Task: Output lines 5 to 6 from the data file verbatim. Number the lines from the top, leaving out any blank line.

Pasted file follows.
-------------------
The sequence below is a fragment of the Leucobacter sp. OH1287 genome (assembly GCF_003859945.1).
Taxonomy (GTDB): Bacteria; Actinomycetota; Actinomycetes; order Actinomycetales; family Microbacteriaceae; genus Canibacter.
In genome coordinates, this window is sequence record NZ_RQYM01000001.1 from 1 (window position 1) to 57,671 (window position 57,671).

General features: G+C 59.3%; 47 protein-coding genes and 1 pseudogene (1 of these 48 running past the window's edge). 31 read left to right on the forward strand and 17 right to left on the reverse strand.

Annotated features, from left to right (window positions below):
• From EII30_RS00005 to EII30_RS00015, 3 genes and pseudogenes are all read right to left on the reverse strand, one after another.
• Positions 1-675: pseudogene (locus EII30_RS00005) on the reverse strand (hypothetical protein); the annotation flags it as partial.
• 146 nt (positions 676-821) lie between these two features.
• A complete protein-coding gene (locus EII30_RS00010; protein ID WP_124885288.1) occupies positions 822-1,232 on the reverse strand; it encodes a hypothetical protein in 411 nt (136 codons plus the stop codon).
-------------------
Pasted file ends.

Annotated features, from left to right (window positions below):
• From EII30_RS00005 to EII30_RS00015, 3 genes and pseudogenes are all read right to left on the reverse strand, one after another.